First Impressions count : Eye contact and a firm handshake really do speak volumes. Let’s face it – they create a good impression. Have you ever been in a conversation where the other person is constantly peering over your shoulder trying to see who else is in the room? My thoughts are – if they aren’t able to give me their full attention now – the situation is not likely to improve. It’s best to let them go and just move on.

Be interested in the Person and not the Business Card : One colleague I attended a network event with, came back with 25 business cards; saying how thrilled she was with the “haul”. However, she did not appear to know much about the people whom she had ‘met’. I, on the other hand came back with only 3 cards :

a ) I could not help the first person directly – but I managed to put her in contact with another colleague whom I knew would have the right answers and solutions to her problems.

b ) The second person went on to become a client – but only having met with them a number of times at similar networking events, gradually building the connection and the trust.

c ) The third person, I have now partnered up with in a professional capacity. Again this was after nurturing our relationship over a number of months – she is also a mighty fine golfer.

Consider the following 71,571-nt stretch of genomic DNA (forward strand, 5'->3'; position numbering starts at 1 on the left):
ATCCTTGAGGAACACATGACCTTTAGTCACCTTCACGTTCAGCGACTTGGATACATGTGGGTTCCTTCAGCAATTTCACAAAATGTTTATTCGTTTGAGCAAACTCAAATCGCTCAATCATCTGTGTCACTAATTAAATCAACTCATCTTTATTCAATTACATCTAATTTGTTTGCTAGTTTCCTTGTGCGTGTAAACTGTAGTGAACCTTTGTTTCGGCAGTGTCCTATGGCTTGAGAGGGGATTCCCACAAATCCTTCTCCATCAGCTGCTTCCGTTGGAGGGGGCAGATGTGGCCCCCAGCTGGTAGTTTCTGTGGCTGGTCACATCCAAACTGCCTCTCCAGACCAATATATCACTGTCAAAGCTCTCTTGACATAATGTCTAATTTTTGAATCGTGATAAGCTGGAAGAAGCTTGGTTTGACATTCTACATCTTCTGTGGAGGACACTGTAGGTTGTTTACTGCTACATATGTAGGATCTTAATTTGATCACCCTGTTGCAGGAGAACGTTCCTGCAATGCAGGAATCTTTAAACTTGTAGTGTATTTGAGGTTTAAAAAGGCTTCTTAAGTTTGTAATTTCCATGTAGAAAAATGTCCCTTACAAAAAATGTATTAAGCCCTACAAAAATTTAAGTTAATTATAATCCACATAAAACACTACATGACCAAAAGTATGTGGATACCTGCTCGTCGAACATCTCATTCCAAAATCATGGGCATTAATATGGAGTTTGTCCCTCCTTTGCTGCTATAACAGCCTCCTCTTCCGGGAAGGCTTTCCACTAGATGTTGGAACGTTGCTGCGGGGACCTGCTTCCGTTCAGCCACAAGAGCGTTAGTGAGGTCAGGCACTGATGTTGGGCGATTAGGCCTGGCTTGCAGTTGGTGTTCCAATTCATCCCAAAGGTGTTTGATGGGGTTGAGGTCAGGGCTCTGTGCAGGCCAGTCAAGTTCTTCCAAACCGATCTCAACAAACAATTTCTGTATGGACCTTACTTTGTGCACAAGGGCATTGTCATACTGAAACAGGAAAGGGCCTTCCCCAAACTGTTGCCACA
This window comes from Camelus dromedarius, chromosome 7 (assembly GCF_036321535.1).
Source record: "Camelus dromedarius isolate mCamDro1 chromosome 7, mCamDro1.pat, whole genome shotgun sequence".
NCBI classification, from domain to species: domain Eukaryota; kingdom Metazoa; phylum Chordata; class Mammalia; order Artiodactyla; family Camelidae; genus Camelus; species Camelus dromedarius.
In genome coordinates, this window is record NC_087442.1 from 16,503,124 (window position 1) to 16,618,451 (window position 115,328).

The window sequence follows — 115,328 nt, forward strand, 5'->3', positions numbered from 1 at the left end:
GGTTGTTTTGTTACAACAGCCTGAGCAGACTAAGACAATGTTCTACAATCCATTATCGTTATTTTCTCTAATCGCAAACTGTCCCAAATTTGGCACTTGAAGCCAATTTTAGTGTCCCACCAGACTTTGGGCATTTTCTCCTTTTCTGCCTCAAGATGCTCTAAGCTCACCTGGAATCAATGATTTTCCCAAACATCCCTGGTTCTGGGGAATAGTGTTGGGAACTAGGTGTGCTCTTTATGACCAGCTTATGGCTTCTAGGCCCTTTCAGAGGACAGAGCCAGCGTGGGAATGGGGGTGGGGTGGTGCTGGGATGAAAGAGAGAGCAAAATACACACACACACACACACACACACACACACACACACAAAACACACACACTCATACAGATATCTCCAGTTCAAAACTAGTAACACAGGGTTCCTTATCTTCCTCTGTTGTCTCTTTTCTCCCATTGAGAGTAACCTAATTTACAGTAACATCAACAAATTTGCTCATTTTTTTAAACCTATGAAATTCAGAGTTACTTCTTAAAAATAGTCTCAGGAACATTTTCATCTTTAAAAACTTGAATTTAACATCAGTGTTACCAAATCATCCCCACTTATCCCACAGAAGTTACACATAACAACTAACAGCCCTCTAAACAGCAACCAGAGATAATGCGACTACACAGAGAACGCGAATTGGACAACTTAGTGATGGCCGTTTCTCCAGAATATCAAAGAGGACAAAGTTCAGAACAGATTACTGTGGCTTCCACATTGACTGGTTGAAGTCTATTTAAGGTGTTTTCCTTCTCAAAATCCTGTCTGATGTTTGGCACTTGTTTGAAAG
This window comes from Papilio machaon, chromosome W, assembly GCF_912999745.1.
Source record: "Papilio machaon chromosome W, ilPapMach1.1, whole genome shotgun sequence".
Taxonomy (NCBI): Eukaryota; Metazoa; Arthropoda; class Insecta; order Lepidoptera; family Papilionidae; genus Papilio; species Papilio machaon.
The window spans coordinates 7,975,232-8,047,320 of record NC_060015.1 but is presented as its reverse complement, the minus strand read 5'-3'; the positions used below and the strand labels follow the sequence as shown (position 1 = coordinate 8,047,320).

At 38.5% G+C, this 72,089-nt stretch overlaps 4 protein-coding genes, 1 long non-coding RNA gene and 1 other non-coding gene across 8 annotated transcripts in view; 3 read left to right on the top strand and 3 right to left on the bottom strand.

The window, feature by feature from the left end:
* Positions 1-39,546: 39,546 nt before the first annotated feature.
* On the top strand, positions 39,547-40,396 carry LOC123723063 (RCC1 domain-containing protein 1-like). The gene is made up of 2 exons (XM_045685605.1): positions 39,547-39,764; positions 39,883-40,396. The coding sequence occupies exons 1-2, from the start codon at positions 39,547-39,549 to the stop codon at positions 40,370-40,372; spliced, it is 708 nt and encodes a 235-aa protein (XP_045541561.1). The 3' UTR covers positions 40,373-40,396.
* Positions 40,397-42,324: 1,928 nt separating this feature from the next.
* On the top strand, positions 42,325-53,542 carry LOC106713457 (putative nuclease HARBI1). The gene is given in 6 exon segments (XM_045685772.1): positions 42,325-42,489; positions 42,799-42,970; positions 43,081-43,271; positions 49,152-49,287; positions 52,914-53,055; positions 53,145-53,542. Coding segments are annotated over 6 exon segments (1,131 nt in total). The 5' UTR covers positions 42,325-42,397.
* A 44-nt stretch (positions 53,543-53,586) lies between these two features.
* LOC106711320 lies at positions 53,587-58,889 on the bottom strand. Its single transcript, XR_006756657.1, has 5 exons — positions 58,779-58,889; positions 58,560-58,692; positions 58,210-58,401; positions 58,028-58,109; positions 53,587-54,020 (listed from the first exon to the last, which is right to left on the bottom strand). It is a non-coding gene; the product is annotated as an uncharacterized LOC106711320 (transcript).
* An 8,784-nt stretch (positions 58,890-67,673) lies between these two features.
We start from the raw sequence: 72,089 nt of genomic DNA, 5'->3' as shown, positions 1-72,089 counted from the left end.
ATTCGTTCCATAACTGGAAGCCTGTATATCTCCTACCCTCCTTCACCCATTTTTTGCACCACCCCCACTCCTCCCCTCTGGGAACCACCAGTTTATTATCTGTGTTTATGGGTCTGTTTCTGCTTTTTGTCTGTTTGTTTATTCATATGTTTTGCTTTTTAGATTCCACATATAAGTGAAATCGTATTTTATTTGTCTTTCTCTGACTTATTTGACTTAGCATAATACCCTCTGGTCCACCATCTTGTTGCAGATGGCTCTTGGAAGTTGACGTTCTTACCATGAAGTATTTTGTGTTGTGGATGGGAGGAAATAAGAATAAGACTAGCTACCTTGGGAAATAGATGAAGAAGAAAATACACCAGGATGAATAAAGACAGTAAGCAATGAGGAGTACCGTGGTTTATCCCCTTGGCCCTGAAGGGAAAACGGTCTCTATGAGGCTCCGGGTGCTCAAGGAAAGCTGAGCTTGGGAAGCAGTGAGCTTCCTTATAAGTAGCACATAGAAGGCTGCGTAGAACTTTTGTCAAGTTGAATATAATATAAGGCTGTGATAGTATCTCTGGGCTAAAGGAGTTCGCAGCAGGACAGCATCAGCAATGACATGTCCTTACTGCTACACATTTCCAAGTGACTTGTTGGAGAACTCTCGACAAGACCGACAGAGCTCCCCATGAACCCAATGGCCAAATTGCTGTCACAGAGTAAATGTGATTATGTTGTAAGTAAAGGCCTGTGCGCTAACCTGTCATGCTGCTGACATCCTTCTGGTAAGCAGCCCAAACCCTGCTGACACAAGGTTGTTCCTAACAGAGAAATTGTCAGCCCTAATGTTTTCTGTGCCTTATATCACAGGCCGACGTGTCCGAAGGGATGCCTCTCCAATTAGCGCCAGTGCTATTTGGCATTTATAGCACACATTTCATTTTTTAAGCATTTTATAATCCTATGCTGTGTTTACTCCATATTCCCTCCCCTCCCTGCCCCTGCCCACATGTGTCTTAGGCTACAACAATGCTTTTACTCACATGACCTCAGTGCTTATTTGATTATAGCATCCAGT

I say this – not to say who’s approach is right or wrong – but to highlight that the success of the desired result all depends on the intention. Perhaps one is to build an email list and the other to build connections.

Listen : In last week’s post, I discussed the merits of listening. It is so important. If we know what other people are looking for and what their requirements are then how great if we can help out … even if it doesn’t involve a direct sale for ourselves. It pays dividends to be known as a facilitator as well as a networker.

Have fun : Networking can be a bit of a drag; especially if you don’t come into it with the right attitude. I believe that to meet up with others of the same ilk, and to have a laugh in the process, very often forges stronger relationships and friendships.

I remember one early experience, where the network host greeted me by thrusting a cup of coffee in one had and a list of the organisation’s T&Cs into the other hand. I was then instructed of the rules : I must pay the enrolment fee of £x hundred a year, I must attend a certain number of events, I must give business to all the other members of the group within a number of months … I didn’t ever go back.